With an easy flick of the thumb. And please do not let me
See anyone using his finger. You can do it quite easy
If you have any strength in your thumb. The blossoms
Are fragile and motionless, never letting anyone see
Any of them using their finger.

And this you can see is the bolt. The purpose of this
Is to open the breech, as you see. We can slide it
Rapidly backwards and forwards: we call this
Easing the spring. And rapidly backwards and forwards
The early bees are assaulting and fumbling the flowers:
They call it easing the Spring.

They call it easing the Spring: it is perfectly easy
If you have any strength in your thumb: like the bolt,
And the breech, and the cocking-piece, and the point of balance,
Which in our case we have not got; and the almond-blossom
Silent in all of the gardens and the bees going backwards and forwards,
For today we have naming of parts.

 

I Have Been Silent

I have been silent
but not absent.
Hesitant
wondering what wisdom
if any
I might share.

I have been silent
but not absent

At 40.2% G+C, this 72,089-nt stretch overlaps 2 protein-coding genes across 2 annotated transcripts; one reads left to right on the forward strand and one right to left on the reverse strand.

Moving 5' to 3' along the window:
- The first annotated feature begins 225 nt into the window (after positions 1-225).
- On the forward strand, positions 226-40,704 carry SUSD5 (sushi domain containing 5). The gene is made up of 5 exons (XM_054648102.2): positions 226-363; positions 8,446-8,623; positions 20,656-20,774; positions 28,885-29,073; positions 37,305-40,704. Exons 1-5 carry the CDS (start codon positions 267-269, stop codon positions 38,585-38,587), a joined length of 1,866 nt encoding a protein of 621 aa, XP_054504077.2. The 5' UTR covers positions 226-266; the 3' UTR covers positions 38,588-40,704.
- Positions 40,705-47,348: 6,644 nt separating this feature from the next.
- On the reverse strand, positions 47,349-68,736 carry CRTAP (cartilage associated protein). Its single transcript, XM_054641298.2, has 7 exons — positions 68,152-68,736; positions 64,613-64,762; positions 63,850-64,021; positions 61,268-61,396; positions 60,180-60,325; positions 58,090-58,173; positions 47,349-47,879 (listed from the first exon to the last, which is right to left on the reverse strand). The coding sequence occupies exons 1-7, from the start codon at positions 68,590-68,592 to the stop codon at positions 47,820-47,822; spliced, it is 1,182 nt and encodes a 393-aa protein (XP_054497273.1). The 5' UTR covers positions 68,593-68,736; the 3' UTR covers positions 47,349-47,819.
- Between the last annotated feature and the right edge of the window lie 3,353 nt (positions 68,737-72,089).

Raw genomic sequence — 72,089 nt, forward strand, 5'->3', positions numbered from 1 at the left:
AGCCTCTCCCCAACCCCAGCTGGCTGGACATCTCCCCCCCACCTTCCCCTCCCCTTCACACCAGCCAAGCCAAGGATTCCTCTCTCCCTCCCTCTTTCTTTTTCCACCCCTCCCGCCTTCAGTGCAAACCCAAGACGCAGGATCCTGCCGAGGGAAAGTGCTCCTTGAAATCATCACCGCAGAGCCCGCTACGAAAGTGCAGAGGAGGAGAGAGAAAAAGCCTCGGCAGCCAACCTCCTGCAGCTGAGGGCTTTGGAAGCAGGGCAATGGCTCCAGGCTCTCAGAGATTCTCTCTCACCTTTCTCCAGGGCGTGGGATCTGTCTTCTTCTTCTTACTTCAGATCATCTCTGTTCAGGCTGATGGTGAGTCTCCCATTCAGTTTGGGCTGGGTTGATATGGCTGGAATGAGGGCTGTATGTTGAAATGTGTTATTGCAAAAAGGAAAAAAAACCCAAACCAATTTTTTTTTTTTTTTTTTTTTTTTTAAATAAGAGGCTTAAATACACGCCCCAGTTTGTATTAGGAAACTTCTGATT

from my fears
or my hopes
wanting to center
before sharing

I have been silent
wanting to share my anxiety
without increasing
the anxiety of others

I have been silent
even in my prayers
but not absent
from Godde

Today I offer
my care
my concern
my solidarity with those who suffer
whether from the universal crisis
of this hour
or the challenges that life brings
that would have happened
before.
Those who are ill
whose relationships are broken
who have lost work
whose work takes them into danger
who have found new love.

I have been silent
but present.
In the quiet
I am listening
to our lives as we
move into unknown territory.

I will not be absent
to your heart
your dreams
your struggles.

This is an invitation
to reach into my silence
not for answers
but for presence.